“That’s what you’ve got to do. I mean, Van Gogh sold one painting in his lifetime. Imagine that. Imagine being that man, knowing you’re a fucking genius painting this stuff. Any fool looking at that stuff will go ‘Jesus Christ, the paintings are vibrating’ and yet in his day the ninnies and the turkeys that were around couldn’t fucking see it. Maybe you or I wouldn’t see it either. It’s very hard to recognise something that’s brilliant in your very midst. The Church, being a very specialist band and in some ways a subtle band, I don’t expect that we’re going to be the biggest and most popular thing on the planet. We’ve already limited ourselves by the nature of what we do. I haven’t been too disappointed by all the ups and downs, I’ve just sort of taken it as it comes.”
“I Mean, Van Gogh Sold One Painting in His Lifetime. Imagine That. Imagine Being That Man, Knowing You’re a Fucking Genius Painting This Stuff.”
The Church’s earlier albums were primarily written by Steve, but these days he relinquishes some control.
“I’m at the helm but instead of me concocting it all on my own we get together and jam, muck around on instruments until we pick up on something. When that instrumental piece is finished then I usually take that away on my own and put vocals on it. I think writing together is easy. In some ways the other people cramp your style and in other ways they’re there to pick up the slack when you don’t make it. “I like collaborating, I don’t mind doing things on my own either.”
The days of old, when bands became megastars and were put up in five-star hotel rooms to trash as they please, are long passed. The indie label is the new black and the freedom to explore new musical realms is there, despite the lack of overwhelming luxury.
“The really great bands achieved success through freedom. The Beatles were the epitome of that. If they just kept on knocking out I Wanna Hold Your Hand, people would have given up on them. When The Beatles started experimenting with recording, no one had even thought there was really any experimenting to be done. The whole idea of the album went down the tube, but that was only an artificial thing determined by how long a piece of vinyl was.”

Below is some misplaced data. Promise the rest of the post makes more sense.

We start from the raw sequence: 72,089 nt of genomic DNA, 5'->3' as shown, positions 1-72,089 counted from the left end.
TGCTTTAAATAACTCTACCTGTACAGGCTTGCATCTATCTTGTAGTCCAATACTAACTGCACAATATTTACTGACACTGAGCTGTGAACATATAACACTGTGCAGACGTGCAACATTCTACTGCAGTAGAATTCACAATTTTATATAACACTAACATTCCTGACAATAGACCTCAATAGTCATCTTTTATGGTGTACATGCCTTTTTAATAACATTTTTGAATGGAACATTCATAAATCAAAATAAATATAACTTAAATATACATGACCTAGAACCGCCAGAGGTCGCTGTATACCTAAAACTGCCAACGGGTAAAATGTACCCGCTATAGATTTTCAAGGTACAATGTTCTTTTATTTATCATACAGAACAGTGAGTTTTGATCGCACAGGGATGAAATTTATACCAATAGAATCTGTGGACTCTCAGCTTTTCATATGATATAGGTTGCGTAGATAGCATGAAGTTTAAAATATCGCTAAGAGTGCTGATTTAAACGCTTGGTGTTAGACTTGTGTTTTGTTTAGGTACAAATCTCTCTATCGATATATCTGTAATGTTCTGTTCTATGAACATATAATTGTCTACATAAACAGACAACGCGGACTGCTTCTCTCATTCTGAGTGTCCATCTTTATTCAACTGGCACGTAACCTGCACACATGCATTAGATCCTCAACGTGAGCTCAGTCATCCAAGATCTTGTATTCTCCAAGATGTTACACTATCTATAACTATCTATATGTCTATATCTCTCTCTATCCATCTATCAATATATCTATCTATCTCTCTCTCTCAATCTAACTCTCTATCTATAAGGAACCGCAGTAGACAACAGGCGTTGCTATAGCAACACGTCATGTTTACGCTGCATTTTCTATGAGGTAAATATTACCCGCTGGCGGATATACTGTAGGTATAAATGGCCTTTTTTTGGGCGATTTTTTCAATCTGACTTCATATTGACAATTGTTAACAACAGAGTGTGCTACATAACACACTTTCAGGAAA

We pine for the days of vinyl records, inner sleeves and album artwork. “That’s disappeared.”
Steve confides that he’s listened to “a million records” and he has no idea what the artwork or cover is. “They’re on my iPod, I play them all the time but I’ve never seen the record itself.”
His nine year old twins hadn’t even seen a vinyl record before the other week. The age of large plastic music-containing product is well and truly over. “The things you can do in a home studio would have been impossible in the best studios in the world fifteen years ago. But is anyone making any better music because of that freedom? That’s the question. I think a good musician should be able to produce something good with the most basic stuff as well. I prefer to keep concentrating on the music and the words.”
The Church’s new album, Untitled 23, is out now. Check it out to see the fantastic gems musical freedom can create.